We have had a most remarkable several months to end 2015 and are thrilled to go into 2016 with tremendous momentum. This will be our best year ever – guaranteed.
To recap, we ratcheted up our cop watch actions in late summer. As we continued to legally cop watch to bear witness to police activity, deter police from abusing people, and to empower others to stand up for their community members, we found certain members of the Austin Police Department were eager to threaten us (e.g., SGT Randy Dear, SGT Adam Johnson, Ofc Dawn Leonard) or assault us (e.g., CPL Quint Sebek, Ofc Zachary Baldridge).
On August 2nd SGT Randy Dear, CPL Quint Sebek, and Ofc Aljoe Garibay assaulted and illegally arrested Antonio Buehler and Mike Bluehair (from Film The Police Portland) on Sixth Street in Austin. The arrest affidavits that were filed were filled with lies and were easily refuted by the numerous videos that the members of the Peaceful Streets Project took. Unsurprisingly, prosecutors dropped the charges against Buehler and Bluehair. The police have arrested Buehler and other members of the Peaceful Streets Project nearly a dozen times, but they have failed to secure a single conviction against us. Sadly, we will continue to get arrested because the police are never held accountable for their crimes. But this is a long fight, and we will eventually win. Until then, we will continue to shame these cops in the most public ways possible. We wrote up a detailed blog post detailing how the arrest affidavits were filled with lies, coupled with videos of the incident.
In November Playboy Magazine featured a story on copwatching, and Antonio Buehler and the Peaceful Streets Project opened and closed the story. The author Frank Owen beautifully laid out some of the various approaches to cop watch and gave context to the August 2nd arrest that local media is apparently afraid to touch upon. This, coupled with endless puff pieces for the Austin Police by local media, made us realize that there is potentially much more value to working with national media or outlets with broad reach outside of Austin than working with local stations who seem to take their marching orders from APD. Since then, we have worked with two documentary series that will feature Peaceful Streets Project in upcoming episodes, and we are working with a documentary crew that will be following us for at least the next year. Stay tuned for updates!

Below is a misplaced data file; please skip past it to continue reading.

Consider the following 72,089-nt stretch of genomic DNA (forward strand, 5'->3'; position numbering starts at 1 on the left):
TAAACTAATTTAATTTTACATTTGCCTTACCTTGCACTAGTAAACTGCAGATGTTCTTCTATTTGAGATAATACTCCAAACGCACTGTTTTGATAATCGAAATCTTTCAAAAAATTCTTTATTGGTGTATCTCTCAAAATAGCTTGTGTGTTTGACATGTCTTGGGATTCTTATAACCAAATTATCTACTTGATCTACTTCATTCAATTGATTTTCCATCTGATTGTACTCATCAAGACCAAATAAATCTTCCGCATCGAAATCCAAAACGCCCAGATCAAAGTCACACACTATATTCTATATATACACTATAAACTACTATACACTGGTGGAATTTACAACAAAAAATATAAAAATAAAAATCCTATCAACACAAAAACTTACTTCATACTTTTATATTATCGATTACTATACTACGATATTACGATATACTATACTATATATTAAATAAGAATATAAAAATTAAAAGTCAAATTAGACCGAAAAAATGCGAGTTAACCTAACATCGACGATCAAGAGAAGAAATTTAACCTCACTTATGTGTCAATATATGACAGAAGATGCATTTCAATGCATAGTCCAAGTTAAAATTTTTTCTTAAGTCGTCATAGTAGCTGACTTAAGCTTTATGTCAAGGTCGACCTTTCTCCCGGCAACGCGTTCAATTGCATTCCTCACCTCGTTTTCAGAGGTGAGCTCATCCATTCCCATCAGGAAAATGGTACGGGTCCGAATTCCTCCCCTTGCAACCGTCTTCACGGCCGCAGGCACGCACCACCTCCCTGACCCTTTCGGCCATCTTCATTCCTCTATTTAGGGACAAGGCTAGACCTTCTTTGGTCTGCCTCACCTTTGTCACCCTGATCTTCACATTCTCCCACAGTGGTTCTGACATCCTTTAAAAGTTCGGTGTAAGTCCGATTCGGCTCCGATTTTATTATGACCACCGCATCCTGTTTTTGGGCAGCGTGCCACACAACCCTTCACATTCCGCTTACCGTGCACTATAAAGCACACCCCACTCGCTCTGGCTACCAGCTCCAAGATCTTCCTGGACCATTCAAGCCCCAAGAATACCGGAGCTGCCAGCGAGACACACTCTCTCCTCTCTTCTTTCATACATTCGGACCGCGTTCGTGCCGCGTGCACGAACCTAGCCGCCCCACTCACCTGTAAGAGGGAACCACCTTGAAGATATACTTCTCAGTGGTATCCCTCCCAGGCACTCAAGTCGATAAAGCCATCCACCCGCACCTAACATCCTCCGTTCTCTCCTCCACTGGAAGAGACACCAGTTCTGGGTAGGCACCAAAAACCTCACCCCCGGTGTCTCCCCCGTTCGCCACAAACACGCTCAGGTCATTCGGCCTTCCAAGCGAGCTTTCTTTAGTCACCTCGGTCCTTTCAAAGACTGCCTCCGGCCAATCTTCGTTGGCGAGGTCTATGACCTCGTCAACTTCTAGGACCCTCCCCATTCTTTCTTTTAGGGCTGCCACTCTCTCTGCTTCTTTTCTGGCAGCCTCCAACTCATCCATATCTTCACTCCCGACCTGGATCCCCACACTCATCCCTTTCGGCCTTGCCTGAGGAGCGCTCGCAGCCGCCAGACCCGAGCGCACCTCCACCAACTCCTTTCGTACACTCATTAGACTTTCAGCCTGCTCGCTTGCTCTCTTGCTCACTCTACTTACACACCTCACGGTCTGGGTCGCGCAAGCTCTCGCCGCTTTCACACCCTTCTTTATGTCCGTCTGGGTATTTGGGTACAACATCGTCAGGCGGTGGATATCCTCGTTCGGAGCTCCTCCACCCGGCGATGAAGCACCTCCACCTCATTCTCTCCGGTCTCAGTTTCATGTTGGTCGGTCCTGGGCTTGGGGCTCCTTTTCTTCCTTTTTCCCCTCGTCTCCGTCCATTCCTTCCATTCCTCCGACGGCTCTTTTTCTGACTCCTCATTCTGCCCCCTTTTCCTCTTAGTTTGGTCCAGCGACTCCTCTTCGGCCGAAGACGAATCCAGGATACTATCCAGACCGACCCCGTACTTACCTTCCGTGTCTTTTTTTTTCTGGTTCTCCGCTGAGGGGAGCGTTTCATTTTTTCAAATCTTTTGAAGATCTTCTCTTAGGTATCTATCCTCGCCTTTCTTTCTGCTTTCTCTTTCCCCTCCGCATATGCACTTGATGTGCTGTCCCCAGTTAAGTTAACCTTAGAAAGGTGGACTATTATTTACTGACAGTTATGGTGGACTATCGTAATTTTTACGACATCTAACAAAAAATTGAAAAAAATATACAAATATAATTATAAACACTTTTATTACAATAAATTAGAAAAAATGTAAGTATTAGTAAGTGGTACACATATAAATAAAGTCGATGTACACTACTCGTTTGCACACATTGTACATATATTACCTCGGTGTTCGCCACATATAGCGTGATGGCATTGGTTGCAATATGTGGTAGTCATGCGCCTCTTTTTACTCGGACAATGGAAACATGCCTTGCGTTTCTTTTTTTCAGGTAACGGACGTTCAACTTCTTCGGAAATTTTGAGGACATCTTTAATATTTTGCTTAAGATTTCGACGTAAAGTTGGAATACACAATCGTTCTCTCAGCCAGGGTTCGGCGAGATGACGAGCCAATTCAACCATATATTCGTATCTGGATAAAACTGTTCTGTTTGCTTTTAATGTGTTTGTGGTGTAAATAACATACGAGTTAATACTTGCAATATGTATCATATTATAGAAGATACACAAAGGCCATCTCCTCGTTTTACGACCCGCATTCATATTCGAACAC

With our increased actions we have also received support from donors to upgrade our cop watch capabilities. Thanks to generous donations we have been able to purchase 8 camcorders, 3 actions cameras, a livestream camera, a professional still camera, and a quadcopter, along with various other technologies that assist us in our work. The quality of our cop watch videos has really shot up, and we have already been able to provide high quality raw video to several victims of Austin Police so they can use it in their criminal defense and potentially in any future civil suits against the City of Austin and the criminal cops. We could certainly use more donations as we have some exciting plans for 2016, so please consider donating if you have the capacity and interest in doing so. We have a rally campaign set up, and you can find additional ways to donate on our webpage. Additionally, you can always purchase us something off of our Amazon.com wish list.
In December, six members of the Peaceful Streets Project had the great privilege of going to St. Louis to train with WeCopwatch. WeCopwatch had been cop watching for years before PSP formed, and in the past year and a half they have helped set up cop watch organizations in several cities. Of note, they helped set up the Canfield Watchmen in Ferguson after the Michael Brown killing, and WeCopwatch Baltimore after the Freddie Gray killing. While in St. Louis we were able to engage in joint training and cop watch with WeCopwatch as their first official Cop Watch College class. We also had the opportunity to go into Ferguson to rebuild a memorial in the spot where Michael Brown was murdered by Officer Darren Wilson. Although the memorial was taken down the next day, the experience was sobering, humbling, and inspiring. The Canfield Watchmen kicked the police out of the Canfield Green Apartments, showing us it can be done, and now WeCopwatch is building a central training space down the road for cop watchers nationwide.